• I bought that Michael Azerrad book *before* they added the final chapter. Still have it. apollo_c_vermouth *at* hotmail.
    Thanks for this.

    Sara — February 9, 2008 @ 7:42 am

  • Matt, my dad flew down to San Diego with me in Nov 1995 to see Pearl Jam. It still makes him the best dad ever in my mind. Thanks for sharing your dad-concert story too.

    heather — February 9, 2008 @ 7:47 am

  • I didn’t realize you had a contest when I went to comment. I was going to compliment you on the title of the post – a great tie it between Nirvana & REM. Thanks for all the great posts. I really enjoy your writing and your musical sense.



    Michael — February 9, 2008 @ 9:56 am

  • “here we are now, entertain us…”

    another great review Heather. this movie never made it to Houston. I’ve been waiting for it to come out on dvd.

    Jay C — February 9, 2008 @ 10:07 am

  • I would def like to add my name to the “I would love the free dvd” contest. Nirvana comes and goes with me. I had the poster on my wall…loved the music simply because I could play along being a bad guitarist as I am…Mudhoney was my fav…Nirvana slipped into the mix of Seattle stuff. All and ALL I am amazed that they are the ones that became the focus point. PJ is on another level…and has all but fallen out of a grace with all my frieds due to very SO-SO music over the past years. Every music has a time and place, touches everyone differently, so more power to Nirvana for making it….sorry it had such a tragic cost. I will always sing along.

    SINEDDIE — February 9, 2008 @ 2:49 pm

  • Great write-up on the DVD, i’ve been a fan of Nirvana for as long as i can remember, and i’m majorly psyched to see this.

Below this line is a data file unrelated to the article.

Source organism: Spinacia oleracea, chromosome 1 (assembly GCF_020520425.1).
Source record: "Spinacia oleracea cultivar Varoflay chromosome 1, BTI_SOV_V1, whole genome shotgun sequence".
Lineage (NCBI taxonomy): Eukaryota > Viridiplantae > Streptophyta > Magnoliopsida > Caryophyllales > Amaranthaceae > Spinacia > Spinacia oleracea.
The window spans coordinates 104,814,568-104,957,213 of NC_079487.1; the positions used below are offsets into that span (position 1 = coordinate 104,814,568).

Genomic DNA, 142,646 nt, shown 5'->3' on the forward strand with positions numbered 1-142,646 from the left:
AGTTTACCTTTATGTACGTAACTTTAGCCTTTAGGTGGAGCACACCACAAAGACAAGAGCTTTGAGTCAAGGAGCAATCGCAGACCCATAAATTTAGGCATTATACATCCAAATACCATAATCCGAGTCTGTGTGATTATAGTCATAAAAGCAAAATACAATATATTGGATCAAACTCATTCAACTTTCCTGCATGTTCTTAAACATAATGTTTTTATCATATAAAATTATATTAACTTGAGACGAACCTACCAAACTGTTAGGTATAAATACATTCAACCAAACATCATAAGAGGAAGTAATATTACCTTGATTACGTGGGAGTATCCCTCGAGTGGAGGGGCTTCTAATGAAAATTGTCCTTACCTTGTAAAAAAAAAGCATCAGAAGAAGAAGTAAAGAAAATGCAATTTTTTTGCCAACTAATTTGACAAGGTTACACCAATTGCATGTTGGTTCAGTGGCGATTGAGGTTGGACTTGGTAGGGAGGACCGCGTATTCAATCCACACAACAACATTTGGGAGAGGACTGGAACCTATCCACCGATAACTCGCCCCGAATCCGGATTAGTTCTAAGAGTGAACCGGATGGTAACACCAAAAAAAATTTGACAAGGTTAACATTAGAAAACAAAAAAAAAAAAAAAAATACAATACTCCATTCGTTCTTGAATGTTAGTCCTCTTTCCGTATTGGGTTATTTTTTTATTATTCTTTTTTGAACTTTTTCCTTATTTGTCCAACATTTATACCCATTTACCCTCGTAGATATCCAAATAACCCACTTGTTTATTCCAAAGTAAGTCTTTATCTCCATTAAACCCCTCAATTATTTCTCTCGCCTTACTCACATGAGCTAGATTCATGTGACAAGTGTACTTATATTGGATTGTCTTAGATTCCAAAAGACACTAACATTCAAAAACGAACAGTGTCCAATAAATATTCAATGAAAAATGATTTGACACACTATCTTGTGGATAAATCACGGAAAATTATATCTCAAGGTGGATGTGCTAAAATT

Paul (bob_gangster@hotmail.com)

    the_anti_paul — February 10, 2008 @ 1:16 am

  • My pleasure, Heather. i wouldn’t have known myself if i didn’t do a little google searching trying to figure out where the track originated.

    And not to threadjack here or anything, but if we’re talking about kick ass “Dad concerts,” my old man took me to dozens over the years, but the highlight probably was taking my then 9-year-old behind to see Prince’s “Purple Rain” tour. He had no idea what he was taking me to, but i’ve been hooked on live music ever since. He’s taken me to see His Royal Badness many times since, but i finally was able to return the favor on his last tour when i bought the tix to see him in DC.

    Good times, good times.

    CD — February 11, 2008 @ 2:01 pm

  • “Out beyond ideas of wrong-doing and right-doing there lies a field. I’ll meet you there.” – Rumi


    ASHKAHN — February 11, 2008 @ 6:24 pm

  • No prob, Heather. It was a defining moment in our tenuous relationship & music is always the antidote.

    Matty D — February 11, 2008 @ 11:30 pm

  • I think I was 14 when he died. I somehow convinced my mom spring break was for two weeks. I spent the free bonus week at my cousins in Lake Forest.

    I didn’t do drugs but my cousin did. Never around me. But I knew he did acid and smoked weed.

    I was just a fat kid with no self esteem. I bought my mom unplugged for mothers day.

    my mom called that day and told me about it. she told me my friends stopped by after school asking where I was.

    My cousin painted the back of his guitar that day


    nick bahula is dead — February 13, 2008 @ 12:17 am